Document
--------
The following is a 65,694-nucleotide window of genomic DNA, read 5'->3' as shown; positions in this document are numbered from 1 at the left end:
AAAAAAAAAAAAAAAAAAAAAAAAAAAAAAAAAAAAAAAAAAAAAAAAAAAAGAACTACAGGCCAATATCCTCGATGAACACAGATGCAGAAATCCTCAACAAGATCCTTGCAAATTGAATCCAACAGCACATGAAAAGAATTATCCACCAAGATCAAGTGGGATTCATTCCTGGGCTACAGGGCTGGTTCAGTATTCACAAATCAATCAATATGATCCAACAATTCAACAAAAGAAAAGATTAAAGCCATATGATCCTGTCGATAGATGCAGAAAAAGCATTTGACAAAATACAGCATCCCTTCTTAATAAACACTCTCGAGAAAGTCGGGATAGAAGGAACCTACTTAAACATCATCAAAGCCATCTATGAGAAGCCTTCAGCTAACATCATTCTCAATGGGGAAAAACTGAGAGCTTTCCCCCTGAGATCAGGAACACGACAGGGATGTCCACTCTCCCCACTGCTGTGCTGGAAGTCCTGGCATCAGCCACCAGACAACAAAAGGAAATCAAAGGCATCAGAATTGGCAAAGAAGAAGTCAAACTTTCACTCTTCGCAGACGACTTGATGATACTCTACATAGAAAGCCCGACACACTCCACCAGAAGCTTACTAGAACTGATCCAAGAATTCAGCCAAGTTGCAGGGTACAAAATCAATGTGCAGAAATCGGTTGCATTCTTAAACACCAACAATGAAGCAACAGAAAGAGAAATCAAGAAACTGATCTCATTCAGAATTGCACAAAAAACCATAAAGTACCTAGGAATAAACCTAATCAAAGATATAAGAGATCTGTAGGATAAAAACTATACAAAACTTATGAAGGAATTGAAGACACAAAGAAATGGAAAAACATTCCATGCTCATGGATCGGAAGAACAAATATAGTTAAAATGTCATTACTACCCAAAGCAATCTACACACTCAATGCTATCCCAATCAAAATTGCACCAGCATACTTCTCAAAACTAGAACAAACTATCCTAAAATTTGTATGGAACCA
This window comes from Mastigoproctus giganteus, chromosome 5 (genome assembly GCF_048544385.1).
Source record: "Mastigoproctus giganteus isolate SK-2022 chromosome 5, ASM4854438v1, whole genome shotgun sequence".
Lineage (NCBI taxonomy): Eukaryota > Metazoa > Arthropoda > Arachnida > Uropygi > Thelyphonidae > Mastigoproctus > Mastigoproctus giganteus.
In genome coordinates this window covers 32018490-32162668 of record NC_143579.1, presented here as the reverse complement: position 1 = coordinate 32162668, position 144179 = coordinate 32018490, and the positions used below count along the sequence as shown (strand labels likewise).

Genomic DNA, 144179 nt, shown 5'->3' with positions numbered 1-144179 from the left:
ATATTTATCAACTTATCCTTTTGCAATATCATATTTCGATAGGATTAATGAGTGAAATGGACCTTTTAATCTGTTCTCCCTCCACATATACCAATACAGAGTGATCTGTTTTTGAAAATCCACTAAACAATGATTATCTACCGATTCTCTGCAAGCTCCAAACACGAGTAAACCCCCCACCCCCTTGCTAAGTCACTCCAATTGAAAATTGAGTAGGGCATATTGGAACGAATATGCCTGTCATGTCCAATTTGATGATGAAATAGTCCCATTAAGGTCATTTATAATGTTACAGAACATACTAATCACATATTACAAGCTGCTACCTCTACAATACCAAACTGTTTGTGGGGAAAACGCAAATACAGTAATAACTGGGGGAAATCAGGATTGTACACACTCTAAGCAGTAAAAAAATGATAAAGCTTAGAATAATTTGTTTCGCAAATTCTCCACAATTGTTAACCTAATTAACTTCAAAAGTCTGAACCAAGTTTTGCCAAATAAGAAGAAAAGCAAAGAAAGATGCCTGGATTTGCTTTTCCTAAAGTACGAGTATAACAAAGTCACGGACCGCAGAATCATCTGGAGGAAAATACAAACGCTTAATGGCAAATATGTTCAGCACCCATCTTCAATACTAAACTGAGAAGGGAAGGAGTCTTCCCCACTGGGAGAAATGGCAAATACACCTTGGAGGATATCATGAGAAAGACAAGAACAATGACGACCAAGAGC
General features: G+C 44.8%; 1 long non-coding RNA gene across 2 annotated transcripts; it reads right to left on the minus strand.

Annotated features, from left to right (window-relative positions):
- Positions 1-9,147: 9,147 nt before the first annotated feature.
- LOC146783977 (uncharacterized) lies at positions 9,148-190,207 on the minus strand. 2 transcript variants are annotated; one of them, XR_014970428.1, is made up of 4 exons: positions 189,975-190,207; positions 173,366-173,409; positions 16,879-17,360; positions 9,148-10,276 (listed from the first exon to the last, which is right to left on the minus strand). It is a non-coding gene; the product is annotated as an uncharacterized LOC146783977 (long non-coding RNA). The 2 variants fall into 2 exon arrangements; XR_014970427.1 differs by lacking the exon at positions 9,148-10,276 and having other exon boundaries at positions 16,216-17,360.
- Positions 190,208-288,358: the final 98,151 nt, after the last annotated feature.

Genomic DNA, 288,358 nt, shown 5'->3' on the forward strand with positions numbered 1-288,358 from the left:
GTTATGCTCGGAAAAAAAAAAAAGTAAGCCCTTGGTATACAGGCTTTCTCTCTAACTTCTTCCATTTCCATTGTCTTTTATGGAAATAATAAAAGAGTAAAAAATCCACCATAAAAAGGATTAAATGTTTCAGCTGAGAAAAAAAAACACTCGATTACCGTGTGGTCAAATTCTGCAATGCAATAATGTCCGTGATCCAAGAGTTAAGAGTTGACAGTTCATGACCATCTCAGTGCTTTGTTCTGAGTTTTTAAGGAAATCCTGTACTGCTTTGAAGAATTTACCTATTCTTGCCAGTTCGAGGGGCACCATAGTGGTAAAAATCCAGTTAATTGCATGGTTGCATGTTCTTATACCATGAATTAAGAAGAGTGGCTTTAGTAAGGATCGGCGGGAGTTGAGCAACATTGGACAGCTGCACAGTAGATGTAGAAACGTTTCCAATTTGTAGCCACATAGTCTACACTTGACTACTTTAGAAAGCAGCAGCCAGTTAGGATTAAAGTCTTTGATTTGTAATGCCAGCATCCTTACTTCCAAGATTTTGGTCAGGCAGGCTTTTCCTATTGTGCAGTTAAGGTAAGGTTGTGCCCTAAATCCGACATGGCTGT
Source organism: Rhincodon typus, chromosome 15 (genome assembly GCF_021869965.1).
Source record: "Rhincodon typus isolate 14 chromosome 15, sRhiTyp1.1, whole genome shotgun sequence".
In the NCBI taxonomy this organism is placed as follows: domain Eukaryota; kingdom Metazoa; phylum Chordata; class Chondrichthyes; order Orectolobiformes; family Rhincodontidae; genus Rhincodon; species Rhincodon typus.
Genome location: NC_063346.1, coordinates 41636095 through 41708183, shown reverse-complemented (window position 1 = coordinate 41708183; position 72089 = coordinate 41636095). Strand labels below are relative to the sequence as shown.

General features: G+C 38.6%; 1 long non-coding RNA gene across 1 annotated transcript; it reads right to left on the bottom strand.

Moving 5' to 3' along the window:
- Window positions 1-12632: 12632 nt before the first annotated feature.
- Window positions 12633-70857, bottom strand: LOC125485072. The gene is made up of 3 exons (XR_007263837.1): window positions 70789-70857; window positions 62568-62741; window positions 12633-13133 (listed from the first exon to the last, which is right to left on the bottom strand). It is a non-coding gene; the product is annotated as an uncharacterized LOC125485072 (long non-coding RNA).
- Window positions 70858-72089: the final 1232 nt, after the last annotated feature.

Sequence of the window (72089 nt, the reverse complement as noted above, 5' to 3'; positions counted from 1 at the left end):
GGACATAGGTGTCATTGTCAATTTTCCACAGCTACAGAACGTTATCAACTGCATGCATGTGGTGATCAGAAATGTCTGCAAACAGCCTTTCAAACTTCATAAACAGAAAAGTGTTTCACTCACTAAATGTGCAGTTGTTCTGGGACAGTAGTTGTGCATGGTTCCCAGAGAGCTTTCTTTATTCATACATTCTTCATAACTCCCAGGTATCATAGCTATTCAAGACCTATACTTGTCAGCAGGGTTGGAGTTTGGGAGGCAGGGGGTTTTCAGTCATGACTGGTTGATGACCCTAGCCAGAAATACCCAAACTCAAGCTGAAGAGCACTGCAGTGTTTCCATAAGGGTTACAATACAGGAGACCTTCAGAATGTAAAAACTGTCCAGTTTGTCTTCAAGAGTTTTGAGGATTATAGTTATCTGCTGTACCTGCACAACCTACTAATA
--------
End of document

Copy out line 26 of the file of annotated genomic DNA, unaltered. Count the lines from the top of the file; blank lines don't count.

GGACATAGGTGTCATTGTCAATTTTCCACAGCTACAGAACGTTATCAACTGCATGCATGTGGTGATCAGAAATGTCTGCAAACAGCCTTTCAAACTTCATAAACAGAAAAGTGTTTCACTCACTAAATGTGCAGTTGTTCTGGGACAGTAGTTGTGCATGGTTCCCAGAGAGCTTTCTTTATTCATACATTCTTCATAACTCCCAGGTATCATAGCTATTCAAGACCTATACTTGTCAGCAGGGTTGGAGTTTGGGAGGCAGGGGGTTTTCAGTCATGACTGGTTGATGACCCTAGCCAGAAATACCCAAACTCAAGCTGAAGAGCACTGCAGTGTTTCCATAAGGGTTACAATACAGGAGACCTTCAGAATGTAAAAACTGTCCAGTTTGTCTTCAAGAGTTTTGAGGATTATAGTTATCTGCTGTACCTGCACAACCTACTAATA